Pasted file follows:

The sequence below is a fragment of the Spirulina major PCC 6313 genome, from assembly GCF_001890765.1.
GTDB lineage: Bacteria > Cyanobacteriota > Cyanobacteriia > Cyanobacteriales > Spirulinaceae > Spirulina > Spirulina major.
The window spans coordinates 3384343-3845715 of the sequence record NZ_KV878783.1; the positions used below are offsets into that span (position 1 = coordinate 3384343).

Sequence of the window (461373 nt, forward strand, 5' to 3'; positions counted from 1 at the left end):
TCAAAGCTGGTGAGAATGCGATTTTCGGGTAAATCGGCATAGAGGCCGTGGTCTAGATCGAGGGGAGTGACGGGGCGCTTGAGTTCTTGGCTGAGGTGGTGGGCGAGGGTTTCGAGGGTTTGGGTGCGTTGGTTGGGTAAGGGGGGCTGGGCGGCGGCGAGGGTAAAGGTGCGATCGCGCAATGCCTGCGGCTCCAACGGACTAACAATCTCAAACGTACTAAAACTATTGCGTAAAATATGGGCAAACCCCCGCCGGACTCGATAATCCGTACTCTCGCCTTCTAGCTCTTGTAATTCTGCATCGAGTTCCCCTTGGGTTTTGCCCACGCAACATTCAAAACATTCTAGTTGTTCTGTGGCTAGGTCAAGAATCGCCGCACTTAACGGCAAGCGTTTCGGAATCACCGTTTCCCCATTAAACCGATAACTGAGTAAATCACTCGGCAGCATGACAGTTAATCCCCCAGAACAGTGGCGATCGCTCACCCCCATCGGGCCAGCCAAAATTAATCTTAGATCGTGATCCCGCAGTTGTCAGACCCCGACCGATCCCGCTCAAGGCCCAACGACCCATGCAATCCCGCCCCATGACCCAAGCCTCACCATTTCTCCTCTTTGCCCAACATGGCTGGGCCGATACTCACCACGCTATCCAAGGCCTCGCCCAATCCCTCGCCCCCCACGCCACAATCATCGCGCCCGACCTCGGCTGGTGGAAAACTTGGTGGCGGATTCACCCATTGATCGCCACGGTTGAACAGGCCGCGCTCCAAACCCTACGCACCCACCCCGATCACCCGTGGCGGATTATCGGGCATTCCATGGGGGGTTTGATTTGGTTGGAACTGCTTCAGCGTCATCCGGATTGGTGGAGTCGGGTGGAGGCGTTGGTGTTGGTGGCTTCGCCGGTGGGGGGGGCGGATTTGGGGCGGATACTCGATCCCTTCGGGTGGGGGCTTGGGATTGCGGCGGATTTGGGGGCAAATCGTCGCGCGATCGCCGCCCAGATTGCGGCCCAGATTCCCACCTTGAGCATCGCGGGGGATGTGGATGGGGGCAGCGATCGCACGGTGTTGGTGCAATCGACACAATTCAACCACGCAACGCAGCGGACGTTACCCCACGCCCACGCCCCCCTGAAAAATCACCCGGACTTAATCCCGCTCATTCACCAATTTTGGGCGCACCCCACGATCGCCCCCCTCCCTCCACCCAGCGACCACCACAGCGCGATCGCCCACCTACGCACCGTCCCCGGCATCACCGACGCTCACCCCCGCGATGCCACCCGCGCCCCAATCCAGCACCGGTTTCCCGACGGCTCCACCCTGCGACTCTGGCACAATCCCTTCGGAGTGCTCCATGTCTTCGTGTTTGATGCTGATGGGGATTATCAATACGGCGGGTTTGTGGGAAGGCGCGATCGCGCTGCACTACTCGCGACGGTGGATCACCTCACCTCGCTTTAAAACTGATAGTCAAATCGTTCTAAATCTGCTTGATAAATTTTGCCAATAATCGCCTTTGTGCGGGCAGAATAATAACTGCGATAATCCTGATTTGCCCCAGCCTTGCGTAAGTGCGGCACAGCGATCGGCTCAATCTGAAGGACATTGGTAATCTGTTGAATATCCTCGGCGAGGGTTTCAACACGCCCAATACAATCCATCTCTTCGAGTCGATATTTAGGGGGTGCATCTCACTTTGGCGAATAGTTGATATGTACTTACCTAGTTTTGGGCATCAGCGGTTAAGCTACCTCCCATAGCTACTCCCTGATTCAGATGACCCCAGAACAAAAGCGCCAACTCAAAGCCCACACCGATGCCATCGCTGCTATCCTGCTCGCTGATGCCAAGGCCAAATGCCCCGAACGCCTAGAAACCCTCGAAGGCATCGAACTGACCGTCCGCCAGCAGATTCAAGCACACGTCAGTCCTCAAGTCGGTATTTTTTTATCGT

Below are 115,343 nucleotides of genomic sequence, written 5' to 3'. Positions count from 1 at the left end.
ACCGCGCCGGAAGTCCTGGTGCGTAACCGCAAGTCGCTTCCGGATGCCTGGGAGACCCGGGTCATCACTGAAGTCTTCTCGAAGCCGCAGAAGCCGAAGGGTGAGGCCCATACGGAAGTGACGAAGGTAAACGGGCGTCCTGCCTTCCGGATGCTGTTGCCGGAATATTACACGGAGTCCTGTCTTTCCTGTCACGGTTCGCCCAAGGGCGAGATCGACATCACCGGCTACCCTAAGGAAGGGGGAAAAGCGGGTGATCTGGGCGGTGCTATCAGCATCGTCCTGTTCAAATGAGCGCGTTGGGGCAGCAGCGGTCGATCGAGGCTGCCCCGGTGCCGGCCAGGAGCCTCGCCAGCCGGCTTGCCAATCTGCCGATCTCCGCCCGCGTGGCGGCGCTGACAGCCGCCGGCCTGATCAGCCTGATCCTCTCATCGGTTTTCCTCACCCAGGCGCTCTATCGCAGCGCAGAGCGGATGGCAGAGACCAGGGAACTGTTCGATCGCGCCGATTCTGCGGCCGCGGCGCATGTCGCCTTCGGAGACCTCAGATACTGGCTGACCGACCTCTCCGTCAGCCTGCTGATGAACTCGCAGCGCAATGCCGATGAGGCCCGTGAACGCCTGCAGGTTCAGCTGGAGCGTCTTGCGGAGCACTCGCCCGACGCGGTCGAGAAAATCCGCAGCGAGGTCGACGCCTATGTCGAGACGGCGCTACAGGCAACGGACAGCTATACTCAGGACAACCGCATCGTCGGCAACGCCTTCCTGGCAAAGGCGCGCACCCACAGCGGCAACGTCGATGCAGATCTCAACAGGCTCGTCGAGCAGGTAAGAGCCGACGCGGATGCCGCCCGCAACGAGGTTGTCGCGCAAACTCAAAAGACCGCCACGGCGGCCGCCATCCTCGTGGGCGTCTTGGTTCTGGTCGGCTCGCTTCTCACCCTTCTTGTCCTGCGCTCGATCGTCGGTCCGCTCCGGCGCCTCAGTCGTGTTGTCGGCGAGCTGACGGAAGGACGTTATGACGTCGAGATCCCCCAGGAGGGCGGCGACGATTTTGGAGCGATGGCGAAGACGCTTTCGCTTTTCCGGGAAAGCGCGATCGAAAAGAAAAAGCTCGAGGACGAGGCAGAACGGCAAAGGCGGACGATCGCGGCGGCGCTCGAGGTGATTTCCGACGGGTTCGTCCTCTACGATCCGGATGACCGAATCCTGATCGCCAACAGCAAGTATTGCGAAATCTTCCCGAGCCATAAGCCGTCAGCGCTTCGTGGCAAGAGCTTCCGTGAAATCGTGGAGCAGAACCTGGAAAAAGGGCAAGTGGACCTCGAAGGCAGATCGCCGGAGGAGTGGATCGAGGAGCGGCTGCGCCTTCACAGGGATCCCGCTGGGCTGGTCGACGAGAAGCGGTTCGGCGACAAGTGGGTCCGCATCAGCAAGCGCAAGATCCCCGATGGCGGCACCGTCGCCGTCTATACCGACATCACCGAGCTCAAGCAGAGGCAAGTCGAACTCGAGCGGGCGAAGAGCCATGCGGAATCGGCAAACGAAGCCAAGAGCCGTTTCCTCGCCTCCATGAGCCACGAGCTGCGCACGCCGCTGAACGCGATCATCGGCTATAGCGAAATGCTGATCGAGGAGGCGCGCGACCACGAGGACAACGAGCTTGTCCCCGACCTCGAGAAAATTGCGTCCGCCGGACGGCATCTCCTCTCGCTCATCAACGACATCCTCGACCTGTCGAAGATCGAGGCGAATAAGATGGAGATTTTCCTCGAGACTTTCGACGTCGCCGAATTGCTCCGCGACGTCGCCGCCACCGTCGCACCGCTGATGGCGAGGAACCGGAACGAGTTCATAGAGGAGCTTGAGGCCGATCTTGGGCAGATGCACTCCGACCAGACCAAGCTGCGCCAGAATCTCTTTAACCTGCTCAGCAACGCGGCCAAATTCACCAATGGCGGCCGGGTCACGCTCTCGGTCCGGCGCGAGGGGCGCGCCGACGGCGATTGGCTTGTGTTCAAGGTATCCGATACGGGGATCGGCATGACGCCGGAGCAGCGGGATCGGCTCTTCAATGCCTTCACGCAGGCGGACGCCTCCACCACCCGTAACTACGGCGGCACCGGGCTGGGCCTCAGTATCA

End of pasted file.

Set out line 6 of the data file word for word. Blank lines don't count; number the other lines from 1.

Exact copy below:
Below are 115,343 nucleotides of genomic sequence, written 5' to 3'. Positions count from 1 at the left end.